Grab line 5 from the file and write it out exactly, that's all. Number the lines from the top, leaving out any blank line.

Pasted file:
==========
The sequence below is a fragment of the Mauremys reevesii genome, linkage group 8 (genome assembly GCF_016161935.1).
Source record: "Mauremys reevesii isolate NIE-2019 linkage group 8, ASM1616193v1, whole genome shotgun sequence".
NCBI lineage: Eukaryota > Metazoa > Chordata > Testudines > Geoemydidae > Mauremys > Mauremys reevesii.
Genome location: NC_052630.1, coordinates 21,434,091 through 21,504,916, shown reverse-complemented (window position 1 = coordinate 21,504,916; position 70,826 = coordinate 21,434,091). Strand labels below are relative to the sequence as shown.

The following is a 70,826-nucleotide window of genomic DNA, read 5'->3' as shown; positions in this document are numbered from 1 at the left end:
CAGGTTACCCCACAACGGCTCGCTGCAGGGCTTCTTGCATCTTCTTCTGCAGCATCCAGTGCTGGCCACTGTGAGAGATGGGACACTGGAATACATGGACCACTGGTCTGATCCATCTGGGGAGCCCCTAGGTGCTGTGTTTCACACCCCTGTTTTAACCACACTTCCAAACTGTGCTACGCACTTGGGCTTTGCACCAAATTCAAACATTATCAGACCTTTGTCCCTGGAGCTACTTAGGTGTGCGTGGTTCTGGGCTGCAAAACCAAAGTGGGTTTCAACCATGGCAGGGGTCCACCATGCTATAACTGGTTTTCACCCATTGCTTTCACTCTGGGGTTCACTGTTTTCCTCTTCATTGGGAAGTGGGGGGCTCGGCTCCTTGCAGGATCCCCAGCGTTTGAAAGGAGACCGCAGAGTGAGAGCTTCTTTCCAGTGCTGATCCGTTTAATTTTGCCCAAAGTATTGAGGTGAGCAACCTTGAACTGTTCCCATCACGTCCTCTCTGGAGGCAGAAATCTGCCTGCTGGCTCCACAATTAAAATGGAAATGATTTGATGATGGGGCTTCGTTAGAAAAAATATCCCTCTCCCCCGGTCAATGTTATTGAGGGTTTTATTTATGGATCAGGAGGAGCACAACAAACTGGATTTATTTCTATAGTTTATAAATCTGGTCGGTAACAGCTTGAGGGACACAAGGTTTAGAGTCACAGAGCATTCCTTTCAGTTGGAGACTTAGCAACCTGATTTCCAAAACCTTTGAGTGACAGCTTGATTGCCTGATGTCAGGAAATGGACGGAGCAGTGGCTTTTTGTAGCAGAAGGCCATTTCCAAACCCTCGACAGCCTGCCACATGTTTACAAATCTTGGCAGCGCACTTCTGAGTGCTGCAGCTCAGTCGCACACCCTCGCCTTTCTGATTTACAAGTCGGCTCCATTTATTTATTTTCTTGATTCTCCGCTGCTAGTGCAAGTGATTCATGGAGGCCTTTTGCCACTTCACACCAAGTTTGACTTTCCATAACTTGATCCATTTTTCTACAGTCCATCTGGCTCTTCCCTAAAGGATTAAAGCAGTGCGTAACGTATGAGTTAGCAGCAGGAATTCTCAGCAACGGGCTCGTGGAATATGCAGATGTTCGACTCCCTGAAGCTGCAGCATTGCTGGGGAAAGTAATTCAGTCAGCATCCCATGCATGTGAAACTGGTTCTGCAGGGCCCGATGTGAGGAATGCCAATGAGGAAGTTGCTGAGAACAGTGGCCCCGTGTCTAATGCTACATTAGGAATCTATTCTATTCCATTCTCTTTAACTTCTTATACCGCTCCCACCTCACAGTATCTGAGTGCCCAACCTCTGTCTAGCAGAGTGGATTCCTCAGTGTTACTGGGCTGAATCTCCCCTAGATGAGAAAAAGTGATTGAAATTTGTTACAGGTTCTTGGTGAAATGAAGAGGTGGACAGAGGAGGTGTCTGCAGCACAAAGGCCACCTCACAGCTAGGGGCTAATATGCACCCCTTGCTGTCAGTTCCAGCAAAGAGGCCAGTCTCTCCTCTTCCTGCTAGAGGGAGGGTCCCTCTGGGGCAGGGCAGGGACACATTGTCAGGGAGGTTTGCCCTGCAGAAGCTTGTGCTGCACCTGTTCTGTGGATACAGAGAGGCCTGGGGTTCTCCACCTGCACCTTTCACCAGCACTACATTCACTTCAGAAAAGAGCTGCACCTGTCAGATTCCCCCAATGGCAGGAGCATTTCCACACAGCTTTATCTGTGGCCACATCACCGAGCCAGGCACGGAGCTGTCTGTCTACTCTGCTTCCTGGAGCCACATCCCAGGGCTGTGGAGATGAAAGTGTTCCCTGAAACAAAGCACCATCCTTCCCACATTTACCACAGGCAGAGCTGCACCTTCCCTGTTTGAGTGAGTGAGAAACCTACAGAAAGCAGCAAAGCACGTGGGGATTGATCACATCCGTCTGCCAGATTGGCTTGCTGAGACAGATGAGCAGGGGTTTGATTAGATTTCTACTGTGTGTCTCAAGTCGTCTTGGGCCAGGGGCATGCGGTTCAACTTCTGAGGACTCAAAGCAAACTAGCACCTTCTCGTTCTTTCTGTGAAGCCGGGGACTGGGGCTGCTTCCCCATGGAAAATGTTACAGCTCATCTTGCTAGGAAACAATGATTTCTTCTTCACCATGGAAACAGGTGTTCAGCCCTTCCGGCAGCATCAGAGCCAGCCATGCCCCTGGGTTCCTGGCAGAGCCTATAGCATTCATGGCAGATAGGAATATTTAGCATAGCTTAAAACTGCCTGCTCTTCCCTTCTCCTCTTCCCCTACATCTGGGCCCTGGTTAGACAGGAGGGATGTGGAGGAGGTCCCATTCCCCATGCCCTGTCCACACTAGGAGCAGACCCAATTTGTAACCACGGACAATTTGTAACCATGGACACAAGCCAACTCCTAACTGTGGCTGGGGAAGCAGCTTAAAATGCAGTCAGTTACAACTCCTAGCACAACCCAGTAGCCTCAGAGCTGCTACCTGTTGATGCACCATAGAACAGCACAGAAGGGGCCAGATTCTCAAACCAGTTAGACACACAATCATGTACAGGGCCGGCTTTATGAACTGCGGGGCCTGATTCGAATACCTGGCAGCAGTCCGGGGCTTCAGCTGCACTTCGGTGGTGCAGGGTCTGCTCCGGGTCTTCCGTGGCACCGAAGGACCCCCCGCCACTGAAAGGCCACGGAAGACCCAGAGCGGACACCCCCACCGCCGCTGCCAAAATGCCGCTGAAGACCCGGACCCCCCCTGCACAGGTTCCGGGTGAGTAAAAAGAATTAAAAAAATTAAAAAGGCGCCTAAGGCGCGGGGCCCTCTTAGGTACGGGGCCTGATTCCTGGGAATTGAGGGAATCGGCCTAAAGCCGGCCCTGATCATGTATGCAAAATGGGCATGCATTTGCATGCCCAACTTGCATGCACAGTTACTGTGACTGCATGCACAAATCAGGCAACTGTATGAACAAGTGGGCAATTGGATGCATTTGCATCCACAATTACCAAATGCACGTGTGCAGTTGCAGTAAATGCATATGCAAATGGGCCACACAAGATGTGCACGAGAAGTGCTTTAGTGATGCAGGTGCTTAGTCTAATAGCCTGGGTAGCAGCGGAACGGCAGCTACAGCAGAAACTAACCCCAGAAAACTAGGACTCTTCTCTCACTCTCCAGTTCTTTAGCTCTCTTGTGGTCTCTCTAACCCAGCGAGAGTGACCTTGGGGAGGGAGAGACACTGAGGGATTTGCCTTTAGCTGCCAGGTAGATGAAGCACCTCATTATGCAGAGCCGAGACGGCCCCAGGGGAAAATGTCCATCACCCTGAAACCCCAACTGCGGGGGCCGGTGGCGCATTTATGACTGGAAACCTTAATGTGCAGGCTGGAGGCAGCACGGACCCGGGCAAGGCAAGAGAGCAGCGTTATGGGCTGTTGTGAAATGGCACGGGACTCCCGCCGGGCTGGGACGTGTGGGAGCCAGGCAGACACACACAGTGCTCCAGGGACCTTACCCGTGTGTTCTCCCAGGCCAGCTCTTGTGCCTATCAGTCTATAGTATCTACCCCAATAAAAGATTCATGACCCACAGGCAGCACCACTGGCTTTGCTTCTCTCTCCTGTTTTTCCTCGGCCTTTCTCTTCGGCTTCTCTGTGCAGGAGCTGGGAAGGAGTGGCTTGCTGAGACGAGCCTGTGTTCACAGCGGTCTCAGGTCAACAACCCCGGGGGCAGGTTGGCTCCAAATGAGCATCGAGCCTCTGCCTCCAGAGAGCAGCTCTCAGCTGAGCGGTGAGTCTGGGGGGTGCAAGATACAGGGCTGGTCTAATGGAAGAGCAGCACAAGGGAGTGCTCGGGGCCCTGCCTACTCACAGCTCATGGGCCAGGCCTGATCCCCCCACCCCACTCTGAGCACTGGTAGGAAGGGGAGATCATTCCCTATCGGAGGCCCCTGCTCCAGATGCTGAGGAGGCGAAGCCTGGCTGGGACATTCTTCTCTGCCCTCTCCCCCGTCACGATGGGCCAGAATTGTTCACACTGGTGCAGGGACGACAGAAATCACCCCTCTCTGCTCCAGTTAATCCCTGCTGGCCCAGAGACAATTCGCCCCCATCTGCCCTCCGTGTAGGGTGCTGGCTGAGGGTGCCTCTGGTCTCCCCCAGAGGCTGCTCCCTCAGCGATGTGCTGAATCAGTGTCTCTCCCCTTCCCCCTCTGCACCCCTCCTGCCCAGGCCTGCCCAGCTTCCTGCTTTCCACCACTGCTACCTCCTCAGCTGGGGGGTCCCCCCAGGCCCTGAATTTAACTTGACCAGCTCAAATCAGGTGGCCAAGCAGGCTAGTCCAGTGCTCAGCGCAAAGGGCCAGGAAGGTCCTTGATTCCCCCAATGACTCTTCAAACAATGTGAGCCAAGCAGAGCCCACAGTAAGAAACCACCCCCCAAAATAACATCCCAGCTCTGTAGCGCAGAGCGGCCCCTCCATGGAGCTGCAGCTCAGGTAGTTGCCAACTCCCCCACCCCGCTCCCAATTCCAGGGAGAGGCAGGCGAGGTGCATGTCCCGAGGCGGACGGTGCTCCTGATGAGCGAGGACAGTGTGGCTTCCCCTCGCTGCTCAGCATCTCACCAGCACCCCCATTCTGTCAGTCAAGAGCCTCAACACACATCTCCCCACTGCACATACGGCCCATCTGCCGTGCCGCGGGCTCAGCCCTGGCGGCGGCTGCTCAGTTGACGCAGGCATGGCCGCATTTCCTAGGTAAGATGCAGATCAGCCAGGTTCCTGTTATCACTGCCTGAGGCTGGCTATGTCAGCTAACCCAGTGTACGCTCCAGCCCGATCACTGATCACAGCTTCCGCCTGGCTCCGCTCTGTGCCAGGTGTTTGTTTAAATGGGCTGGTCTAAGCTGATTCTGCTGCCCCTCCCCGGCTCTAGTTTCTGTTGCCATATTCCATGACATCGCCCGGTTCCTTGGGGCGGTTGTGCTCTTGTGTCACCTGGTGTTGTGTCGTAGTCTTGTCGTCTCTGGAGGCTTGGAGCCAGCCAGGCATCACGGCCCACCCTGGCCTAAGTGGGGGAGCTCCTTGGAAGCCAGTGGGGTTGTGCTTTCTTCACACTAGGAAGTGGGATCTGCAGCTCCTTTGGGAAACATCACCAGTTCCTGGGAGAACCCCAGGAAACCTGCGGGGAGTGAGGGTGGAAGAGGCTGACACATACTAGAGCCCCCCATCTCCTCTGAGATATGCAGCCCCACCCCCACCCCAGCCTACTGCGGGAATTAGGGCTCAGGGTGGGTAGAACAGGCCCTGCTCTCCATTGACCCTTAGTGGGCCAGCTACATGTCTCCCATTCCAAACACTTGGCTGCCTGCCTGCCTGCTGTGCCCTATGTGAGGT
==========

The following is a 70,826-nucleotide window of genomic DNA, read 5'->3' as shown; positions in this document are numbered from 1 at the left end: